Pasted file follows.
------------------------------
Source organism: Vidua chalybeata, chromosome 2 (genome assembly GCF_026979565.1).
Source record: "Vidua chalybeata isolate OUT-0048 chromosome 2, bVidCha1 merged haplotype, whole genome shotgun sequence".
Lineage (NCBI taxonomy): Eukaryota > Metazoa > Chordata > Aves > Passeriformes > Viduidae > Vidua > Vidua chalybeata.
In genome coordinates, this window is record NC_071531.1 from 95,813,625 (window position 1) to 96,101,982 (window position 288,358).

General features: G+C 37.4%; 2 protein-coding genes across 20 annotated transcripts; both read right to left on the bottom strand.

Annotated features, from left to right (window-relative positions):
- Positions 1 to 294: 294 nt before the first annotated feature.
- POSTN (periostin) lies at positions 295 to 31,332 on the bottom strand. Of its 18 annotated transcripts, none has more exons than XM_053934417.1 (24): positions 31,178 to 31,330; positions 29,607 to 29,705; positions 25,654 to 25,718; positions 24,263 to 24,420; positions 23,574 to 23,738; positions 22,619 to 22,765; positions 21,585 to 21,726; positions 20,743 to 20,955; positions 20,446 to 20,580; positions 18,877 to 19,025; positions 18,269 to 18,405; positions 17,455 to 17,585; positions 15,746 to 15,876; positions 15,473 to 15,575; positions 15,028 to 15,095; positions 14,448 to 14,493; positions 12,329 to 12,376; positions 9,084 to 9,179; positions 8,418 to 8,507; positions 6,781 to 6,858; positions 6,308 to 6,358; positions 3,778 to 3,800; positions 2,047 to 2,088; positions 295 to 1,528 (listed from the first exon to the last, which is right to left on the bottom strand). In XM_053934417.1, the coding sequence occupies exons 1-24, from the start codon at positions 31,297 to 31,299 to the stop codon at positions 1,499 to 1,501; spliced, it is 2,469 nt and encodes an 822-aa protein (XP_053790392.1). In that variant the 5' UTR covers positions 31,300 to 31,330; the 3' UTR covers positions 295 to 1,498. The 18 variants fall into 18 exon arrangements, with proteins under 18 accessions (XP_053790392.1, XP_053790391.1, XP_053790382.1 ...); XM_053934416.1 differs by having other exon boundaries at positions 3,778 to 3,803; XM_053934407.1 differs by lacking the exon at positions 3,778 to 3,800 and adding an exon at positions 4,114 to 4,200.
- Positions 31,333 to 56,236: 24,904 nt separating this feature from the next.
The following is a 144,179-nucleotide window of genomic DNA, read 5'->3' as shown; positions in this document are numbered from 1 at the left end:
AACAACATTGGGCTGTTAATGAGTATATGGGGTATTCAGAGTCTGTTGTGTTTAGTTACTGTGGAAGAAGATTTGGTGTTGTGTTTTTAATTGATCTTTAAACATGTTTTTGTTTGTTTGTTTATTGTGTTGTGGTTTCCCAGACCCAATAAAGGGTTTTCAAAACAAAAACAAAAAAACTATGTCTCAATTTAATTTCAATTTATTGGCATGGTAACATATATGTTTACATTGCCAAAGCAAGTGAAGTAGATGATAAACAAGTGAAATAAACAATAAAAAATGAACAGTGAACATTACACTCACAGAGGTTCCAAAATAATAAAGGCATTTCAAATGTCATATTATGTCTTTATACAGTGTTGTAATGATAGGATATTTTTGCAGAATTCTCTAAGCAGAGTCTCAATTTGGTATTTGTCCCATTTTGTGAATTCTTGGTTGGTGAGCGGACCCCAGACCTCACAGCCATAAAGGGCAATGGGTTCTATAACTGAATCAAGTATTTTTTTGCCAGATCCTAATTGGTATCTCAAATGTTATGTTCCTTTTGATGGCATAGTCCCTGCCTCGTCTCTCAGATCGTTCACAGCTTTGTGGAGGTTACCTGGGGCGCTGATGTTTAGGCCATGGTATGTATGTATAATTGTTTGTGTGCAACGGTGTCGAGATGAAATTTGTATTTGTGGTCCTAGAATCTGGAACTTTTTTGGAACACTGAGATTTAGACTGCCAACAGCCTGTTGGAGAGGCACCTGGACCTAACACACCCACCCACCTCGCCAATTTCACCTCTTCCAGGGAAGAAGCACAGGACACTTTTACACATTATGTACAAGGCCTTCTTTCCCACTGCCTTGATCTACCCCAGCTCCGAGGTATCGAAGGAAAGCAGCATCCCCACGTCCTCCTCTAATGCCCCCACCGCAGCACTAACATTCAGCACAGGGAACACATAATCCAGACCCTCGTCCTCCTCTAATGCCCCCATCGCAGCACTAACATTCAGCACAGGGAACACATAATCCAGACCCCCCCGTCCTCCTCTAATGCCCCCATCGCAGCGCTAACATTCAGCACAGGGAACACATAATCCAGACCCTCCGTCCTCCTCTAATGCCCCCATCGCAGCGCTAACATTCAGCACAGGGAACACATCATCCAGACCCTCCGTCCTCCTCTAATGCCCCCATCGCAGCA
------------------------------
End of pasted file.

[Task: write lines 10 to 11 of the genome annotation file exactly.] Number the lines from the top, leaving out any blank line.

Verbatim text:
The following is a 144,179-nucleotide window of genomic DNA, read 5'->3' as shown; positions in this document are numbered from 1 at the left end:
AACAACATTGGGCTGTTAATGAGTATATGGGGTATTCAGAGTCTGTTGTGTTTAGTTACTGTGGAAGAAGATTTGGTGTTGTGTTTTTAATTGATCTTTAAACATGTTTTTGTTTGTTTGTTTATTGTGTTGTGGTTTCCCAGACCCAATAAAGGGTTTTCAAAACAAAAACAAAAAAACTATGTCTCAATTTAATTTCAATTTATTGGCATGGTAACATATATGTTTACATTGCCAAAGCAAGTGAAGTAGATGATAAACAAGTGAAATAAACAATAAAAAATGAACAGTGAACATTACACTCACAGAGGTTCCAAAATAATAAAGGCATTTCAAATGTCATATTATGTCTTTATACAGTGTTGTAATGATAGGATATTTTTGCAGAATTCTCTAAGCAGAGTCTCAATTTGGTATTTGTCCCATTTTGTGAATTCTTGGTTGGTGAGCGGACCCCAGACCTCACAGCCATAAAGGGCAATGGGTTCTATAACTGAATCAAGTATTTTTTTGCCAGATCCTAATTGGTATCTCAAATGTTATGTTCCTTTTGATGGCATAGTCCCTGCCTCGTCTCTCAGATCGTTCACAGCTTTGTGGAGGTTACCTGGGGCGCTGATGTTTAGGCCATGGTATGTATGTATAATTGTTTGTGTGCAACGGTGTCGAGATGAAATTTGTATTTGTGGTCCTAGAATCTGGAACTTTTTTGGAACACTGAGATTTAGACTGCCAACAGCCTGTTGGAGAGGCACCTGGACCTAACACACCCACCCACCTCGCCAATTTCACCTCTTCCAGGGAAGAAGCACAGGACACTTTTACACATTATGTACAAGGCCTTCTTTCCCACTGCCTTGATCTACCCCAGCTCCGAGGTATCGAAGGAAAGCAGCATCCCCACGTCCTCCTCTAATGCCCCCACCGCAGCACTAACATTCAGCACAGGGAACACATAATCCAGACCCTCGTCCTCCTCTAATGCCCCCATCGCAGCACTAACATTCAGCACAGGGAACACATAATCCAGACCCCCCCGTCCTCCTCTAATGCCCCCATCGCAGCGCTAACATTCAGCACAGGGAACACATAATCCAGACCCTCCGTCCTCCTCTAATGCCCCCATCGCAGCGCTAACATTCAGCACAGGGAACACATCATCCAGACCCTCCGTCCTCCTCTAATGCCCCCATCGCAGCA